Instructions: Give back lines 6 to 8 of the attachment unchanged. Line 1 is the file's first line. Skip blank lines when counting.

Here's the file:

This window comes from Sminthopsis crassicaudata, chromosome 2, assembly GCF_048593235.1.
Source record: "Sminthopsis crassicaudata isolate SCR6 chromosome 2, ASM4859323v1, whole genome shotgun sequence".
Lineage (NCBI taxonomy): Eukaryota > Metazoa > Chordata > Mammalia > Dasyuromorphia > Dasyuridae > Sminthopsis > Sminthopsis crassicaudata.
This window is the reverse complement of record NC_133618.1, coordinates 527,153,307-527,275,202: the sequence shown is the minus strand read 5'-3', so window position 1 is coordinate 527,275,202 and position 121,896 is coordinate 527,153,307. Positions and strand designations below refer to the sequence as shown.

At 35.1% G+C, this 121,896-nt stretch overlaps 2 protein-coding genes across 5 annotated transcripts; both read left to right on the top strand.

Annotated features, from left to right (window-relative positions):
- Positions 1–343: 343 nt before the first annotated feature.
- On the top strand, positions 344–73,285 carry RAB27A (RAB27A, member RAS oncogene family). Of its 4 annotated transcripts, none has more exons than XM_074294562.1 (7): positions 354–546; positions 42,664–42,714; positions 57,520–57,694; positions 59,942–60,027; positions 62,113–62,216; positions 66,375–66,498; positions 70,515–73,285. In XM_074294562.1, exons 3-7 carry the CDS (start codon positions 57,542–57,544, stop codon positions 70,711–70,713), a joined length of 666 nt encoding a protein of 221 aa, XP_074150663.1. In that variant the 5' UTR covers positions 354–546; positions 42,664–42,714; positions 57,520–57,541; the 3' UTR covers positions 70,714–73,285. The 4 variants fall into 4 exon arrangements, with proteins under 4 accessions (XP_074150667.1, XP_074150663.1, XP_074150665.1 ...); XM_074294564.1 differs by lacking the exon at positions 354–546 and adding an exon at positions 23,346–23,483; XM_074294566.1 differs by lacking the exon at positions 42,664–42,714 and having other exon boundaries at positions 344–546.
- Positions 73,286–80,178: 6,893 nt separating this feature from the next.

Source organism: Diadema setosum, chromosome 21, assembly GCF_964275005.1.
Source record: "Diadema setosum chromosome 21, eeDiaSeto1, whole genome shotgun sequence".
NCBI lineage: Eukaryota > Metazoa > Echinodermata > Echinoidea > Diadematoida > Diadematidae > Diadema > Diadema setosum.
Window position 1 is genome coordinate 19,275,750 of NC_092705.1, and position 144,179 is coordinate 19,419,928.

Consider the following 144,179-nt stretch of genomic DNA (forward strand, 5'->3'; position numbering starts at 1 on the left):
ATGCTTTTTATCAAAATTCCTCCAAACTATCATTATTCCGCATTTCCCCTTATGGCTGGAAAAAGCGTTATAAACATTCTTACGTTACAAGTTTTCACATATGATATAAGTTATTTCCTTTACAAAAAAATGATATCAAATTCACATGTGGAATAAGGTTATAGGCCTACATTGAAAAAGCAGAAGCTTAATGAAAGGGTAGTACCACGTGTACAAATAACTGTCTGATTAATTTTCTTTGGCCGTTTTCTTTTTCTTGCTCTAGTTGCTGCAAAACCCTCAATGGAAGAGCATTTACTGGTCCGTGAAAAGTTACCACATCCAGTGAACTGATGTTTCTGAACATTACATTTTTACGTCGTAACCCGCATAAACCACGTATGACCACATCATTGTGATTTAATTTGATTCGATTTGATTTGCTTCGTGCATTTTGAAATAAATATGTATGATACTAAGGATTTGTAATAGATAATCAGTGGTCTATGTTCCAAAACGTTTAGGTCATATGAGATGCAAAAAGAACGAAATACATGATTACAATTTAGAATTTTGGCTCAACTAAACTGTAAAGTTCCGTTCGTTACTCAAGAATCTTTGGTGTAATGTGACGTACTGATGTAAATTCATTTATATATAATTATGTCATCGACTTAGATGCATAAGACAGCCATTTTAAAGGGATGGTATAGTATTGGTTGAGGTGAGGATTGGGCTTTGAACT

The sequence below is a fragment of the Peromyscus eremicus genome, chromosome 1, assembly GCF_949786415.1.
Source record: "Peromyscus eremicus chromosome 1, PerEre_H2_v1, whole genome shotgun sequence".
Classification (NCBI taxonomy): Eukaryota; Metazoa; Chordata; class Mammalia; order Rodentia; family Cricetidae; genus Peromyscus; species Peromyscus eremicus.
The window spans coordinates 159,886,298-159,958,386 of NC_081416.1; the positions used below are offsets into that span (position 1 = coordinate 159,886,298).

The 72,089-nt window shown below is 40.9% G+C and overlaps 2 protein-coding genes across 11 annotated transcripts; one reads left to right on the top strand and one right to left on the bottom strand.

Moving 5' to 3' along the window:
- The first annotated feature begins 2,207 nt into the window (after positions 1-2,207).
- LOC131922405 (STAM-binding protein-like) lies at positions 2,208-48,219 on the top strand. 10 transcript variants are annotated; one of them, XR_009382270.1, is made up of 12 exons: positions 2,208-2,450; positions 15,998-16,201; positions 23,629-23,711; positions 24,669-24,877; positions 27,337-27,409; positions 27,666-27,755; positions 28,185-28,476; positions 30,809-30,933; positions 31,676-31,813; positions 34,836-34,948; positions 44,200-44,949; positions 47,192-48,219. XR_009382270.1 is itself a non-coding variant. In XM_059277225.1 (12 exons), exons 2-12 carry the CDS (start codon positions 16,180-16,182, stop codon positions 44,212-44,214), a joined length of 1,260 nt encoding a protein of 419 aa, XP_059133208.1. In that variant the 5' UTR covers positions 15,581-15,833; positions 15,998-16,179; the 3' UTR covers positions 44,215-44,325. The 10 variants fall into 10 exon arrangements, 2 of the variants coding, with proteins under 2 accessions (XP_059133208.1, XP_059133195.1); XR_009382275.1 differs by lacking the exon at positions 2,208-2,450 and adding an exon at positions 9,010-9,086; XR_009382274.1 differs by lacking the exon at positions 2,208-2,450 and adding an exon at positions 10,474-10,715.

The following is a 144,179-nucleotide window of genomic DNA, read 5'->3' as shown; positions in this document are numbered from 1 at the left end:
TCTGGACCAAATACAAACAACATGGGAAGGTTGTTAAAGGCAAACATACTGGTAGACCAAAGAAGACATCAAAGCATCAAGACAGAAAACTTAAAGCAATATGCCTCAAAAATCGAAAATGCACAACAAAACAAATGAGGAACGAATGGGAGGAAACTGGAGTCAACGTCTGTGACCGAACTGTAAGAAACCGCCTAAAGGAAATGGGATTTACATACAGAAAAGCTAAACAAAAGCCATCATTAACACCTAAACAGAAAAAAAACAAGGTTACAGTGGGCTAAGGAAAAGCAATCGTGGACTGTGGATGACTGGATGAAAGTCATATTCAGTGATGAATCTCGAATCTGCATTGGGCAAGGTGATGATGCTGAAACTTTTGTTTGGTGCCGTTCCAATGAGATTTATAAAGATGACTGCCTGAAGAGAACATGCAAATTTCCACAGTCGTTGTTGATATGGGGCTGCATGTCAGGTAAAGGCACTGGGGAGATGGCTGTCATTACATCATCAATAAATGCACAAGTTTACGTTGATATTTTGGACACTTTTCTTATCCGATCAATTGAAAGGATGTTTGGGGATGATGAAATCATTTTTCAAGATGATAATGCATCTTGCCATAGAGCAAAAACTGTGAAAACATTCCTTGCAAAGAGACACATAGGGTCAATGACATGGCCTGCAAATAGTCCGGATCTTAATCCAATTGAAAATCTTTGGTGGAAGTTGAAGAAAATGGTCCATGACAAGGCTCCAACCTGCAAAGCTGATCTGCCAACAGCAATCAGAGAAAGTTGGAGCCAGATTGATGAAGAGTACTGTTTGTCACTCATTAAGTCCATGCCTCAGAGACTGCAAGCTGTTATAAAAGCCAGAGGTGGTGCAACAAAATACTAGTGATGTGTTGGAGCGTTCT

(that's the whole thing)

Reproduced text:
Annotated features, from left to right (window-relative positions):
- Positions 1–343: 343 nt before the first annotated feature.
- On the top strand, positions 344–73,285 carry RAB27A (RAB27A, member RAS oncogene family). Of its 4 annotated transcripts, none has more exons than XM_074294562.1 (7): positions 354–546; positions 42,664–42,714; positions 57,520–57,694; positions 59,942–60,027; positions 62,113–62,216; positions 66,375–66,498; positions 70,515–73,285. In XM_074294562.1, exons 3-7 carry the CDS (start codon positions 57,542–57,544, stop codon positions 70,711–70,713), a joined length of 666 nt encoding a protein of 221 aa, XP_074150663.1. In that variant the 5' UTR covers positions 354–546; positions 42,664–42,714; positions 57,520–57,541; the 3' UTR covers positions 70,714–73,285. The 4 variants fall into 4 exon arrangements, with proteins under 4 accessions (XP_074150667.1, XP_074150663.1, XP_074150665.1 ...); XM_074294564.1 differs by lacking the exon at positions 354–546 and adding an exon at positions 23,346–23,483; XM_074294566.1 differs by lacking the exon at positions 42,664–42,714 and having other exon boundaries at positions 344–546.